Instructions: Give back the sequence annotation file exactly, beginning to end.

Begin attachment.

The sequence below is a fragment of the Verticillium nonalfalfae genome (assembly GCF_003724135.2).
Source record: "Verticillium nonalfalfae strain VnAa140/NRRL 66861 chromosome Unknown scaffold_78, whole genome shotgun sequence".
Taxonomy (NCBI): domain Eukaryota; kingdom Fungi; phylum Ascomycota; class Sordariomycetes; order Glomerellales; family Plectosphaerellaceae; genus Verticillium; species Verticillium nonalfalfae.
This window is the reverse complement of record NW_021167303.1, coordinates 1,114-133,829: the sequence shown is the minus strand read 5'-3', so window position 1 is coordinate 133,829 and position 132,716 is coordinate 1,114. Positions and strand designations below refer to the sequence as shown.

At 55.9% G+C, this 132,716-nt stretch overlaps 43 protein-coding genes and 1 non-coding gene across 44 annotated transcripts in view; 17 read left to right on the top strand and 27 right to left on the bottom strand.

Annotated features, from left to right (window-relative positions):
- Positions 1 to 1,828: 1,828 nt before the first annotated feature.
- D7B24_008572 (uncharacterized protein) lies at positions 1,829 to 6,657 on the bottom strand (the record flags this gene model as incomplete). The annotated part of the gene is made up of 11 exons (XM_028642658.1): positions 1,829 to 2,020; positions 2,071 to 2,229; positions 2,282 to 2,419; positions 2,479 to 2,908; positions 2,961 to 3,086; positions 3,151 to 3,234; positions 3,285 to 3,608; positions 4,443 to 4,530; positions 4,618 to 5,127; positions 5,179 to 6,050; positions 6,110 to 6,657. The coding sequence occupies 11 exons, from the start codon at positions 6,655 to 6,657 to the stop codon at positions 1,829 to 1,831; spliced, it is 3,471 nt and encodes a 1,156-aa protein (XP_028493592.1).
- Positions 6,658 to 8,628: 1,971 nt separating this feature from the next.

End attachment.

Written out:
The sequence below is a fragment of the Verticillium nonalfalfae genome (assembly GCF_003724135.2).
Source record: "Verticillium nonalfalfae strain VnAa140/NRRL 66861 chromosome Unknown scaffold_78, whole genome shotgun sequence".
Taxonomy (NCBI): domain Eukaryota; kingdom Fungi; phylum Ascomycota; class Sordariomycetes; order Glomerellales; family Plectosphaerellaceae; genus Verticillium; species Verticillium nonalfalfae.
This window is the reverse complement of record NW_021167303.1, coordinates 1,114-133,829: the sequence shown is the minus strand read 5'-3', so window position 1 is coordinate 133,829 and position 132,716 is coordinate 1,114. Positions and strand designations below refer to the sequence as shown.

At 55.9% G+C, this 132,716-nt stretch overlaps 43 protein-coding genes and 1 non-coding gene across 44 annotated transcripts in view; 17 read left to right on the top strand and 27 right to left on the bottom strand.

Annotated features, from left to right (window-relative positions):
- Positions 1 to 1,828: 1,828 nt before the first annotated feature.
- D7B24_008572 (uncharacterized protein) lies at positions 1,829 to 6,657 on the bottom strand (the record flags this gene model as incomplete). The annotated part of the gene is made up of 11 exons (XM_028642658.1): positions 1,829 to 2,020; positions 2,071 to 2,229; positions 2,282 to 2,419; positions 2,479 to 2,908; positions 2,961 to 3,086; positions 3,151 to 3,234; positions 3,285 to 3,608; positions 4,443 to 4,530; positions 4,618 to 5,127; positions 5,179 to 6,050; positions 6,110 to 6,657. The coding sequence occupies 11 exons, from the start codon at positions 6,655 to 6,657 to the stop codon at positions 1,829 to 1,831; spliced, it is 3,471 nt and encodes a 1,156-aa protein (XP_028493592.1).
- Positions 6,658 to 8,628: 1,971 nt separating this feature from the next.